Sept. 2 (Bloomberg) -- Cocoa fell for a third day in London on speculation investors betting on higher prices will sell as rain returns to West Africa, the world’s top growing region, easing concern about dryness. Robusta coffee slid.
Scattered thunderstorms from Ivory Coast to Nigeria and Cameroon were forecast to total 0.2 to 0.7 of an inch daily from Aug. 30 to Sept. 1, AccuWeather said in a report on Aug. 30. Some areas could get as much as 2 inches, it said. Money managers held their biggest bet on higher New York cocoa prices in 5 1/2 years in the week ended Aug. 27, U.S. Commodity Futures Trading Commission data compiled by Bloomberg show.
“Rain expectation in West Africa resulted in some merchants and speculators selling the December futures,” Edward de Wismes, an agricultural futures broker at Aurel BGC in Paris, said by e-mail today. “The market is really illiquid today, with the U.S. closed, so London cocoa is just following the trend initiated in the past trading session.”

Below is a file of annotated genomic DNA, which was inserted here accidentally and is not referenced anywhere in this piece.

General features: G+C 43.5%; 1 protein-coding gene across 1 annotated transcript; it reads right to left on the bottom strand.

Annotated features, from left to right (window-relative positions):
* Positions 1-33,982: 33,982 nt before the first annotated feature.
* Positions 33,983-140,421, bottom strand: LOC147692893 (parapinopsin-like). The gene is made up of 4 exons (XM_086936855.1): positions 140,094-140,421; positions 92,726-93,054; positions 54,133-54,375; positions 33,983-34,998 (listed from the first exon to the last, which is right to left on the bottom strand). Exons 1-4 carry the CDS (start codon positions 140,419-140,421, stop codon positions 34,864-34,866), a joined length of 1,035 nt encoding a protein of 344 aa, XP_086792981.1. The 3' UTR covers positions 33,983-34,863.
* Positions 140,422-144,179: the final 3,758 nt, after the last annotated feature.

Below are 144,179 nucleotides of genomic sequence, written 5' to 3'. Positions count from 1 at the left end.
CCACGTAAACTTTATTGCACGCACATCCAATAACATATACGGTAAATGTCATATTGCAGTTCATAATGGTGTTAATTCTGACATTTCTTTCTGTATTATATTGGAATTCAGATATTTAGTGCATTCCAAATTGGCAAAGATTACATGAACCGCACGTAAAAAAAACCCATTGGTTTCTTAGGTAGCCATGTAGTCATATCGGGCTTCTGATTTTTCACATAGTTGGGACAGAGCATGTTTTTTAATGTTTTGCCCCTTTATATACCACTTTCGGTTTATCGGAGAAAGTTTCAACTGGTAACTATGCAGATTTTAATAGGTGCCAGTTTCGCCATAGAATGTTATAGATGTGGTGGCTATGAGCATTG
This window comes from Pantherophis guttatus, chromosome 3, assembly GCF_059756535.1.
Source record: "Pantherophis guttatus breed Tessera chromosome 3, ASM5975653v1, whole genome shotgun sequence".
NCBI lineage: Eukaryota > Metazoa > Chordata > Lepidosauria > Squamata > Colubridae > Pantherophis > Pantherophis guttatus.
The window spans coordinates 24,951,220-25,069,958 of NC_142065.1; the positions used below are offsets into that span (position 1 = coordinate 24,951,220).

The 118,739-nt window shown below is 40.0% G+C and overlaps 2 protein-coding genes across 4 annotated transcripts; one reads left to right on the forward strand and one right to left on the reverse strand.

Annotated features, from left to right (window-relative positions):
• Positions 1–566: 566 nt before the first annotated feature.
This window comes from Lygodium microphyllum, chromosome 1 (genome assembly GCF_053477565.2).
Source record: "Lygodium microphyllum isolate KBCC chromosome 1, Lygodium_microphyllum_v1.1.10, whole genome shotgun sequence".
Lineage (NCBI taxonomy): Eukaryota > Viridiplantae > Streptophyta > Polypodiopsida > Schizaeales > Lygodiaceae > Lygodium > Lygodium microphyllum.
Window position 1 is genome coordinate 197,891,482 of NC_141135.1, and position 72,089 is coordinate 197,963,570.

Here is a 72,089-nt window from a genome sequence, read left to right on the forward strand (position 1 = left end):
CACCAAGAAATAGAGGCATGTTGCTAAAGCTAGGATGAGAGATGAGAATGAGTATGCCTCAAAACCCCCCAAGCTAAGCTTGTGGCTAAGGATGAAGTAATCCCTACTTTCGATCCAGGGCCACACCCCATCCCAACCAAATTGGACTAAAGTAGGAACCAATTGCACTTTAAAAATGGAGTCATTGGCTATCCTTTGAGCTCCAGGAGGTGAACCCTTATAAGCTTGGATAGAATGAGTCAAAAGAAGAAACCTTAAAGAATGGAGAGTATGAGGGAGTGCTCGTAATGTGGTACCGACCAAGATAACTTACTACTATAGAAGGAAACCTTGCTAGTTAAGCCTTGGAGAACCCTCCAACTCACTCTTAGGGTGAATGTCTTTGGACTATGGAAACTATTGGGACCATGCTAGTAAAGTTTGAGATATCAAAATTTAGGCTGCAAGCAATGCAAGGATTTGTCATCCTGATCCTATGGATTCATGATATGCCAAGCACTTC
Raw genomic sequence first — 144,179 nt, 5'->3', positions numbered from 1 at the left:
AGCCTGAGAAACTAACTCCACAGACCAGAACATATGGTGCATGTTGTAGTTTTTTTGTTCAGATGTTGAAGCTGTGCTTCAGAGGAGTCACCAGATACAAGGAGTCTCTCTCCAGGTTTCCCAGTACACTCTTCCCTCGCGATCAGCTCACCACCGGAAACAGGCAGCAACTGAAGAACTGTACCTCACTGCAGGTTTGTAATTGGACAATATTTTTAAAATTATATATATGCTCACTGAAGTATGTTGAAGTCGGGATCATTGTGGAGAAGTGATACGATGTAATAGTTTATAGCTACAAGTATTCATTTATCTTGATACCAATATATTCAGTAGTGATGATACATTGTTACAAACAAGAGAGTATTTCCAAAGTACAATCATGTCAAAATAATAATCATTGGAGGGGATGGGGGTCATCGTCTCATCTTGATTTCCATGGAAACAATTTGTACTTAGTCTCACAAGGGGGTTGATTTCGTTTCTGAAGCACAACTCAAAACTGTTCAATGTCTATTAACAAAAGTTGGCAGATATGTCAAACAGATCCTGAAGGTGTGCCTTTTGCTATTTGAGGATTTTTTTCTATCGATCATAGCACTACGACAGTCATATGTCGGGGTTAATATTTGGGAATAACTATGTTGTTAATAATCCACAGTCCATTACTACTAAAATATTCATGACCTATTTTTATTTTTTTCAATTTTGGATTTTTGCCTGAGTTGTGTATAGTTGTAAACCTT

Cocoa for delivery in December fell 0.9 percent to settle at 1,619 pounds ($2,515) a metric ton on NYSE Liffe in London. ICE Futures U.S., where arabica coffee, raw sugar and dollar-denominated cocoa trade, is closed for Labor Day.
Money managers boosted bets on higher cocoa prices in New York to 58,236 contracts by Aug. 27, the most since February 2008, CFTC data showed. In London, investors reduced bets on rising cocoa prices by 72 futures and options in the period. The net-long position amounted to 54,310 futures and options as of Aug. 27 from 54,382 contracts a week earlier, data from the NYSE Liffe exchange published today showed.
Speculators’ positions are “high enough,” Eric Sivry, head of agricultural options brokerage at Marex Spectron in London, said by e-mail before the release of the London data today. The long position, combined with the return of rains in West Africa, “is helping push the market lower,” he said.
Robusta coffee for November delivery declined 1.2 percent to $1,758 a ton on NYSE Liffe. White sugar for delivery in October declined 10 cents to $477.80 a ton in London.
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